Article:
Child Care Subsidies: A Solution to End Child Poverty?

The statistics are staggering. Today there are 14.7 million poor children living in the U.S. Sadly, research has shown us just how detrimental poverty is to young children and how dramatically it impacts brain development and lifelong health. The combination of toxic stress, substandard housing, malnutrition, exposure to violence, and family unrest all contribute to long-term cognitive and behavioral difficulties. Matthew Melmed, CEO of Zero To Three notes that “An alarming number of today’s babies—tomorrow’s workforce—are spending their early years in distressed economic circumstances, impacting their health, their families, and their opportunities for learning.”

While these facts are startling, the good news is that we can impact positive change. At BANANAS, we are dedicated to supporting the success of all families, and we know that we can make strides to end child poverty by advocating for changes at the local, state, and federal levels. The Children’s Defense Fund (CDF) released a comprehensive report that includes national statistics about child poverty—and a detailed plan on how to combat it. One of the ways to bring children out of poverty is to expand child care subsidies to every eligible child. CDF reports that “Because of limited funding, demand for subsidies far exceeds supply. In fiscal year 2009 only 18 percent of federally eligible children benefited from child care subsidies in an average month.” That means fewer than 1 in 5 eligible children received subsidy support.

CDF explains, “The child care subsidy expansion would reduce child poverty by 3 percent or 300,000 children. Three-quarters of that reduction would come from affordable child care helping 358,000 adults gain employment.”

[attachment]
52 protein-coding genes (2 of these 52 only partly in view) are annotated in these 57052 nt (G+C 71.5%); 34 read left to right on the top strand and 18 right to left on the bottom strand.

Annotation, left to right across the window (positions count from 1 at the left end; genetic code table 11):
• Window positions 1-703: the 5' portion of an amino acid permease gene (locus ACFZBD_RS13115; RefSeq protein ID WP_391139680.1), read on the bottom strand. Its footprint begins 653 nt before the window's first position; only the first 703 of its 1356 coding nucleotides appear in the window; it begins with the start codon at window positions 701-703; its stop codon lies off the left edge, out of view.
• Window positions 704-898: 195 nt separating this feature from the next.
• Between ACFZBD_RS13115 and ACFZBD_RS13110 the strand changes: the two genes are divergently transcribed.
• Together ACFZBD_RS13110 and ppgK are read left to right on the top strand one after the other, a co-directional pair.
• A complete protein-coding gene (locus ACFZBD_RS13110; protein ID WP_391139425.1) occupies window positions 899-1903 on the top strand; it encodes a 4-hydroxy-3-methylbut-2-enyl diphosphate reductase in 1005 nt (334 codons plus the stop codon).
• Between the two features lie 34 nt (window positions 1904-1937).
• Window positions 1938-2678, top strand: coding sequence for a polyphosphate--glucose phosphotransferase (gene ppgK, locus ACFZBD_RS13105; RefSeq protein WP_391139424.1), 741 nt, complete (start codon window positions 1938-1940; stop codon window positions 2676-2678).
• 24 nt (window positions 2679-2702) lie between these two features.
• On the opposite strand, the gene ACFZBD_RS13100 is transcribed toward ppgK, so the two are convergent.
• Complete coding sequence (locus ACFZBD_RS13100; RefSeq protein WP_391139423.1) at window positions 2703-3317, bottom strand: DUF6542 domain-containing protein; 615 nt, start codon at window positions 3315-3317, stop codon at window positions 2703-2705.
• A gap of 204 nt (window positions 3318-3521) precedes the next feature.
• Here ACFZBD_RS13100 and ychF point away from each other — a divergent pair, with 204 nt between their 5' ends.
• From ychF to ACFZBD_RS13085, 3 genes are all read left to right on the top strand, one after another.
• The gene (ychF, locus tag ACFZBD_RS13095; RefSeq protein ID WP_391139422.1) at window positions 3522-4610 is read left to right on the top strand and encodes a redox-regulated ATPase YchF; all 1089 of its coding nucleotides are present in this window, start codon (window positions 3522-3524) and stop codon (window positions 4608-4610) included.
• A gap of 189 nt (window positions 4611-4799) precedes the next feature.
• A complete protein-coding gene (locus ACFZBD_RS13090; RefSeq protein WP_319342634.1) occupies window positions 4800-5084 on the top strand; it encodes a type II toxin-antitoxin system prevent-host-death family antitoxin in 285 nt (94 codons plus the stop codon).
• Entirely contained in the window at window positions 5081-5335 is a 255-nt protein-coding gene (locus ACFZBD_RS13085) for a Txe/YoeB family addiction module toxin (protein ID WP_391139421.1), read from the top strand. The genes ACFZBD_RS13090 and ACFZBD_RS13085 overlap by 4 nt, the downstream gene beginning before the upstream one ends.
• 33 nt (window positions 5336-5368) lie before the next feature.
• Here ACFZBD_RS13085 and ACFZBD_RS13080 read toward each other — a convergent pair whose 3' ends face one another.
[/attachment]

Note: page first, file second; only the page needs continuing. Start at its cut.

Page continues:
This is a crucial component of combatting poverty. When parents have to choose between going to work and caring for their children, it not only affects the families, it affects the economy. Many of these families end up requiring federal or state assistance and are unable to attend school to develop professionally or maintain employment to become self-sufficient. With an increase in child care subsidies, these parents would have the opportunity to pursue their goals and provide for their families.

We will continue to advocate for policy changes and are inspired that child poverty has become a recognized critical concern. Families benefit from our Alternative Payment Program (child care subsidies) every day and we see the benefits of it in our hard-working clients. If you want to join in the discussion on how to fight child poverty, stay connected with us on Twitter and Facebook where we’ll be sharing current news on this issue.

Find additional resources on the link between poverty and child development from Talk Poverty, Huffington Post, and Reuters.